On Alexander-Arnold, the Spaniard stated: “The same as I say with Andy Robertson, I say with Trent: he’s the best right-back in the world for the last two years as well and he’s only 21 still.
“So many people want to know, ‘Let’s see if he can play in midfield’ and everything, and I say, ‘Why do you want to change him when he is the best already in his position, he’s still only 21 and he can improve so much in the position?!’
“Because he can still improve a lot, so imagine when he improves!”
Last Updated: 16/05/20 11:13pmVirgil van Dijk is helping raise funds for his old team Groningen
Liverpool defender Virgil van Dijk is raising funds for former club Groningen by holding a raffle for four season tickets he has bought from the club for the coming season.
The finances of Dutch clubs have taken a hit following last month's cancellation of the Eredivisie season due to the coronavirus pandemic, with mid-table Groningen - the club where Van Dijk made his professional debut nine years ago - unable to fulfil their last eight fixtures.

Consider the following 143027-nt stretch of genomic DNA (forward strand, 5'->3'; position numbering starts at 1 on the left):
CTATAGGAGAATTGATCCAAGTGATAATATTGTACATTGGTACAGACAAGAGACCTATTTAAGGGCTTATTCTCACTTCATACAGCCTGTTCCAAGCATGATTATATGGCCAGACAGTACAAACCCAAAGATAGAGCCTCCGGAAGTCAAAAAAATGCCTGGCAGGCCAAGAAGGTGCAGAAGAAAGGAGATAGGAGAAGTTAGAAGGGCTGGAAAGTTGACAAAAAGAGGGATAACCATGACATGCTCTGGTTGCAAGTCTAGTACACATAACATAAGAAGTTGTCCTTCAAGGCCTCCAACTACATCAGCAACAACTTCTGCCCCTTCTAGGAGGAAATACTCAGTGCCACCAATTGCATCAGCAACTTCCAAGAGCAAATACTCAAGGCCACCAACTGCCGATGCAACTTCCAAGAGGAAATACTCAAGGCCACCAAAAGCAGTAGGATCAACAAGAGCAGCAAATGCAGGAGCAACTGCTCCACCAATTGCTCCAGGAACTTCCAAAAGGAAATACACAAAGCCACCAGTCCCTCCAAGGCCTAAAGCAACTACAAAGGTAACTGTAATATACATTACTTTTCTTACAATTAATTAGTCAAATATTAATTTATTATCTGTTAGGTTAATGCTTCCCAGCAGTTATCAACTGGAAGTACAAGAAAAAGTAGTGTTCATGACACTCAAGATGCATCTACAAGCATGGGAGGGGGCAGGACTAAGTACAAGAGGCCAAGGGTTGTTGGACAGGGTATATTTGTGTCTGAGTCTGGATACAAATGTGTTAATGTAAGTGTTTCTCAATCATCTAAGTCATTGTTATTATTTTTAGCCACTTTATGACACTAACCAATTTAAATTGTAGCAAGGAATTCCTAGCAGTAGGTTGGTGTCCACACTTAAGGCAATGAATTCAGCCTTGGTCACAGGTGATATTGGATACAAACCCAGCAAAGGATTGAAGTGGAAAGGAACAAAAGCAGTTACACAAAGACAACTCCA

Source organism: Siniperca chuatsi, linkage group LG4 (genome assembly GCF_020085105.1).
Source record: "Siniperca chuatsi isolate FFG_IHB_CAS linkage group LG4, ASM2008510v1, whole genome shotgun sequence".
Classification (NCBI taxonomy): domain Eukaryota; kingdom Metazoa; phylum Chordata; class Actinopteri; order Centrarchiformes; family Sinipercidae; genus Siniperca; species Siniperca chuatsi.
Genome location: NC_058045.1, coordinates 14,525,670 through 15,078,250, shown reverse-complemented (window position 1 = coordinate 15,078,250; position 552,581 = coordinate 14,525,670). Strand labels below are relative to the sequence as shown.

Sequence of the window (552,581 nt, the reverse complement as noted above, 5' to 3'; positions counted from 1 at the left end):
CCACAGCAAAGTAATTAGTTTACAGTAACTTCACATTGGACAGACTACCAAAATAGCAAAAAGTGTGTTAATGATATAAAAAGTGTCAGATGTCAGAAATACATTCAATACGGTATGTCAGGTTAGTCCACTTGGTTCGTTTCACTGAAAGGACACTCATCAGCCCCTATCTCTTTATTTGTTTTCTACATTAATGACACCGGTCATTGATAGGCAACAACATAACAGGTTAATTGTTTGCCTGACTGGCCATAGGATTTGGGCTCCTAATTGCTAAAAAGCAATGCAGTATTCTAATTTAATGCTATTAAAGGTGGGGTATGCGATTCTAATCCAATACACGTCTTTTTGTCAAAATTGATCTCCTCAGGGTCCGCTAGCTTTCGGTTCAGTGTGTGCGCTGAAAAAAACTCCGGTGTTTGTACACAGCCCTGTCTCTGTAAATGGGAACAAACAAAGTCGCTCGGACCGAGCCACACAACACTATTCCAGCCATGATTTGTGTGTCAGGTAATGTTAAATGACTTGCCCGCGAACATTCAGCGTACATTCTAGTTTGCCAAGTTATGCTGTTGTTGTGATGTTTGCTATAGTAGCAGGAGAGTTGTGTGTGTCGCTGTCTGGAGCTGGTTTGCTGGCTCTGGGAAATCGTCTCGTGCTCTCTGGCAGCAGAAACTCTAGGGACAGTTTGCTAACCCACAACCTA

Van Dijk moved to Celtic in 2013 before joining Southampton two seasons later ahead of his January 2018 switch to Merseyside for a then-world record £75m fee for a defender.Van Dijk was named PFA Player of the Year last season
But Van Dijk has not forgotten his footballing roots and provided details on Saturday of his plan to help his former club and give fans the opportunity to get their hands on a Groningen season ticket.
"I bought four season tickets for the coming season," the Liverpool centre-back wrote on Twitter.
"I help with this @fcgroningen in this difficult time.
"The season tickets are ultimately raffled among fans who cannot purchase one themselves."3:12 Wolves captain and former Liverpool youngster Conor Coady is encouraged the Premier League is on track to return after being involved in talks with 'Project Restart' Wolves captain and former Liverpool youngster Conor Coady is encouraged the Premier League is on track to return after being involved in talks with 'Project Restart' Enrique: I would be happy to play
Premier League clubs will hold their latest emergency conference call on 'Project Restart' on Monday, where - amongst other things - a vote is expected to take place on a return to training in small groups.
Liverpool are 25 points clear of Manchester City and would need just two wins to clinch their first title in 30 years if the Premier League is able to resume.Jose Enrique made 99 appearances across five seasons at Liverpool, ending in 2016
Retired former Liverpool full-back Jose Enrique says he thinks would have no issue returning to action if he was still playing.